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When we think of food cooperatives, most of us also think of organically-produced food products on sale. But the connection between the food cooperatives formed in the 1970s and ‘80s and organic foods was not inevitable, according to Craig B. Upright’s history of the rise of Minnesota’s New Wave cooperatives.“First, cooperatives did not emerge primarily to serve as a vendor for organic and natural foods,” Upright writes in the introduction to his 2020 book, “Grocery Activism: The Radical History of Food Cooperatives in Minnesota.”“Cooperatives formed to promote social change … At first, selling natural or organic foods was an extension of other activities and interests, all directed towards critiquing the mainstream institutions of the day.”
Food co-ops were, and still are, an important part of Minnesota history. Upright’s research found that at least 80 of them formed in Minnesota between 1970 and 1999. Although many of them were in the Twin Cities, the majority were in small towns. Cambridge, Litchfield, Ortonville and Windom, among many others, all had a co-op.“Grocery Activists” tracks the history of those food cooperatives and organically-grown food as the two developed in parallel before they eventually intersected and became connected.In the books’ first chapter, entitled “The Cause of Organic Food,” the author writes about Rudolf Steiner’s biodynamic agricultural practices and J.I. Rodale’s experiments with what he grew to call organic farming and gardening. The general public started to pay attention to Rodale’s work following the 1959 Food and Drug Administration’s recall of carcinogenic herbicide contaminated cranberries two weeks before Thanksgiving.Rachel Carson’s 1962 condemnation of the widespread agricultural use of DDT, in her book “Silent Spring,” left Americans wondering about the safety of their food, Upright writes.Upright quotes a 1972 Washington Post editorial: “It is news to no one that a big tonnage of the food eaten every day by Americans is worthless, tasteless, contrived, and can occasionally be actually dangerous to health . . . in many cases the consumers who are rejecting it are turning to what are called organic foods.”But the U.S. Department of Agriculture didn’t see it that way.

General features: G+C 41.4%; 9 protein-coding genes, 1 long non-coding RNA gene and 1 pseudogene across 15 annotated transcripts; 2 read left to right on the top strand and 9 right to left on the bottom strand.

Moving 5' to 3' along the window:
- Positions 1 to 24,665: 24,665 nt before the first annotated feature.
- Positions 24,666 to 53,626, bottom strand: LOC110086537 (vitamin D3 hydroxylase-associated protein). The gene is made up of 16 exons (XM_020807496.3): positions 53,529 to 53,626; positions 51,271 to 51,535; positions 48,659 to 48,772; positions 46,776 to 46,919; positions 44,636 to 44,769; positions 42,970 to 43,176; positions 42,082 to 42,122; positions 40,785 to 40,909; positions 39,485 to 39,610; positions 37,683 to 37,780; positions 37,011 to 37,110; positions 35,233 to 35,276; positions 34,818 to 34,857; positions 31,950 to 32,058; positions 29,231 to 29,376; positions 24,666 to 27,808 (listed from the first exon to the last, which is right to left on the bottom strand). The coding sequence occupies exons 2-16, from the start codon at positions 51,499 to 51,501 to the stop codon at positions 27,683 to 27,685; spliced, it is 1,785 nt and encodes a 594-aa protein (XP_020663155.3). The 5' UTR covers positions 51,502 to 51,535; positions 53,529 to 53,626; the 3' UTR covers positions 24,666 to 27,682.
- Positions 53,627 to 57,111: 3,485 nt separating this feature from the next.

“Organic and natural are terms that have been used by some groups to refer to foods grown in soil fertilized with only compost or manure. However, no sound scientific evidence demonstrates that such foods have nutritive values or health factors superior to foods produced with an appropriate combination of fertilizers,” USDA’s 1965 yearbook wrote in an article entitled “Food Quackery.”The Minnesota food cooperative movement began two years before the Washington Post wrote its condemnation of American food. Those cooperatives were selling bulk organic nuts and grains from the church basements. But, in chapter two, Upright demonstrates that their historical origins were with the farmers cooperative of the late 19th century and the first half of the 20th century. He does an excellent job of showing the reader how this new wave of food cooperatives is linked to Minnesota’s (and the entire country’s) long history of cooperative development.Cooperatives, Upright writes, were always formed due to some failure in the market. In the 1960s and ‘70s a growing number of young people felt that the increasing industrialization of agriculture, combined with the corporate control of the nation’s food supply, were a significant market failure. Small cooperative grocery stores were a logical response to that failure. But the issue of whether or not those stores would focus on selling organically grown food was not settled until the mid-1970s, at the end of the Co-op Wars.In his fourth chapter, “Dissent Among the Dissenters,” Upright writes about the occasionally violent struggle for control between two factions of the largely Twin Cities based founders of the cooperative movement. There were two results from the 1970s Co-op Wars, Upright says. One was that food cooperatives became what we know them as today. The other was that, over the next decade, cooperatives spread across the state.That very success planted the seeds of cooperative’s potential doom, however. “Amazon’s (2017) acquisition of Whole Foods was just the latest piece of evidence that organic food had become a mainstream consumer item,” Upright writes.How can food cooperatives survive in the face of stiff competition from the likes of Amazon? Upright asks that question toward the end of the book and answers it. In fact, the entire book is an exploration of why cooperatives are surviving and will continue to do so.If you’re interested in cooperative, agriculture, food, or simply Minnesota history, you’ll find “Grocery Activism: The Radical History of Food Cooperatives in Minnesota” well worth reading. It’s published by the University of Minnesota Press and is available in book stores.
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